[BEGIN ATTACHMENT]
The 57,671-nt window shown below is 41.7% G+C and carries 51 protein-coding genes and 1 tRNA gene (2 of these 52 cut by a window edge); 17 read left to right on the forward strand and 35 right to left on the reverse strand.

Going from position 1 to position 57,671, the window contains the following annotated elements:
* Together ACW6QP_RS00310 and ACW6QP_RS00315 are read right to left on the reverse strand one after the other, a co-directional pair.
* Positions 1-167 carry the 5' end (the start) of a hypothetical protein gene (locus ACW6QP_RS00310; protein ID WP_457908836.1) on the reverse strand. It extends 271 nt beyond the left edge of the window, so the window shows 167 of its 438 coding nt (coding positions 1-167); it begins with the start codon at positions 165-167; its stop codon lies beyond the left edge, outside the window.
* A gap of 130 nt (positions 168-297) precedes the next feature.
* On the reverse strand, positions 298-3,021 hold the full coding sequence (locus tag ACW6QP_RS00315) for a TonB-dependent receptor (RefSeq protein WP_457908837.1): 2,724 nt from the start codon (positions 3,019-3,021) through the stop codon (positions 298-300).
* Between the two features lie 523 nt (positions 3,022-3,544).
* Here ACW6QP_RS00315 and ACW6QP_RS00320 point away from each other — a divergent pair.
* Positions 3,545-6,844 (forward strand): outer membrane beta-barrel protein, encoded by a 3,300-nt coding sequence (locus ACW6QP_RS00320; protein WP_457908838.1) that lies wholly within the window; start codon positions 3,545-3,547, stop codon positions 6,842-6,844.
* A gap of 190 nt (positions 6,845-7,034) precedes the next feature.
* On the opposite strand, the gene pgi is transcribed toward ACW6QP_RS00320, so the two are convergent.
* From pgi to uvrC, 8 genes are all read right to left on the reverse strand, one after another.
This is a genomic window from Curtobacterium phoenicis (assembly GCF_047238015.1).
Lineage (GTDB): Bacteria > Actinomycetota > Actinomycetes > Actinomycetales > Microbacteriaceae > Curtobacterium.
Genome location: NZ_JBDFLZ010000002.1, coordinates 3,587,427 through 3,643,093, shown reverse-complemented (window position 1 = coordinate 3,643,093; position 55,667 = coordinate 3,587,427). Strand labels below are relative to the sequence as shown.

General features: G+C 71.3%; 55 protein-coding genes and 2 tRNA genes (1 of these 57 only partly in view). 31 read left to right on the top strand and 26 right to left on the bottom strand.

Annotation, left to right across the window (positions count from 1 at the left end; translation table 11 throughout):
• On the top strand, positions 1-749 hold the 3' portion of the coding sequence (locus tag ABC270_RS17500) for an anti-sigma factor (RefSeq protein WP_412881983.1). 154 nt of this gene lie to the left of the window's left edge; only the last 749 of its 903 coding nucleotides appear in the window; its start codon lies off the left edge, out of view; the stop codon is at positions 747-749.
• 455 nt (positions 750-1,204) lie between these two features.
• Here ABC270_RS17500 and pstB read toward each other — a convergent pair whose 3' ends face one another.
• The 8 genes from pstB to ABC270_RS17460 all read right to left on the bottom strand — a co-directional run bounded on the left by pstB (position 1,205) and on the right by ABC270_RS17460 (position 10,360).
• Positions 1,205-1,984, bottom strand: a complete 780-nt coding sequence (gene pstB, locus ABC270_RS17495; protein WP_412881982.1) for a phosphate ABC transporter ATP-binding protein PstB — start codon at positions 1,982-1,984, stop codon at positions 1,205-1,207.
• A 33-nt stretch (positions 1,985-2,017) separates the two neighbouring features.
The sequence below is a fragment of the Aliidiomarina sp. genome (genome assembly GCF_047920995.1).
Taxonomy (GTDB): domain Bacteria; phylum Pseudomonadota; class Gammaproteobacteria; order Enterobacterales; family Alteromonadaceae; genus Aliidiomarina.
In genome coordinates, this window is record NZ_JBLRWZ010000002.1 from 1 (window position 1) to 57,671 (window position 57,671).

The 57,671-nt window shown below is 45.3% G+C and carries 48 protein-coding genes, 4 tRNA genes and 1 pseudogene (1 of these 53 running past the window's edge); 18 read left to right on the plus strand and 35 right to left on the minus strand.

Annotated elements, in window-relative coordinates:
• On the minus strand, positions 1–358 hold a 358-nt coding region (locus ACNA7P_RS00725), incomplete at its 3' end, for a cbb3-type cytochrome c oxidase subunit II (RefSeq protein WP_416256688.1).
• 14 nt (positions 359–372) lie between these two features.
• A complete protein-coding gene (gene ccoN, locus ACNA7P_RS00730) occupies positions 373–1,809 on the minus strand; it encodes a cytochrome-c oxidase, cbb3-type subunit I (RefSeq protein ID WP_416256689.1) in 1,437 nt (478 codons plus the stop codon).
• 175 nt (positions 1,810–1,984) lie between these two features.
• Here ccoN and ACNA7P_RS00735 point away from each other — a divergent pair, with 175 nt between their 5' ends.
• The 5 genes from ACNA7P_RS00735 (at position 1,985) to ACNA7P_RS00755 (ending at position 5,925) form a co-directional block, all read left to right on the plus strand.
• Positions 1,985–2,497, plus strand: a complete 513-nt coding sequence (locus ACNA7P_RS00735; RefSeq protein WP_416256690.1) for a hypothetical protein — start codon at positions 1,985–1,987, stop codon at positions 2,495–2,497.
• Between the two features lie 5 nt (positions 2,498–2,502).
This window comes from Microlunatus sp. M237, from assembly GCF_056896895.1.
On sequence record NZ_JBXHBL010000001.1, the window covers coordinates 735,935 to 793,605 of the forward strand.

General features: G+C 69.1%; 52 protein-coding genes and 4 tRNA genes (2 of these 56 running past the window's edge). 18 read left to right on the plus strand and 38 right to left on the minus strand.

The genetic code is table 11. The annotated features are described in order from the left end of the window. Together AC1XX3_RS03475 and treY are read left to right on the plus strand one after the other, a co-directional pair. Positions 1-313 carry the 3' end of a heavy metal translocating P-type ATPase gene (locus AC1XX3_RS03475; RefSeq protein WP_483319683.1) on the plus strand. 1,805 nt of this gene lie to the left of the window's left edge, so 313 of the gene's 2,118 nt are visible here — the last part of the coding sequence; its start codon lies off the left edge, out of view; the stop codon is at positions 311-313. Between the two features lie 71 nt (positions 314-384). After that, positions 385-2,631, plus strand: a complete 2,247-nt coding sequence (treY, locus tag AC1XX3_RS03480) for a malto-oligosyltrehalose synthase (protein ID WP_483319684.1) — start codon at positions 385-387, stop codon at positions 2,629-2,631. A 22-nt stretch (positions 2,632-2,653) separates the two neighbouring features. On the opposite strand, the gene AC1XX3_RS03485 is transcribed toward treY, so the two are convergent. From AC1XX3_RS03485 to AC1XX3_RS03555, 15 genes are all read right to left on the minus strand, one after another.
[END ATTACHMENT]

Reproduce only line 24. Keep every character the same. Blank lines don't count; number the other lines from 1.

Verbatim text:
The sequence below is a fragment of the Aliidiomarina sp. genome (genome assembly GCF_047920995.1).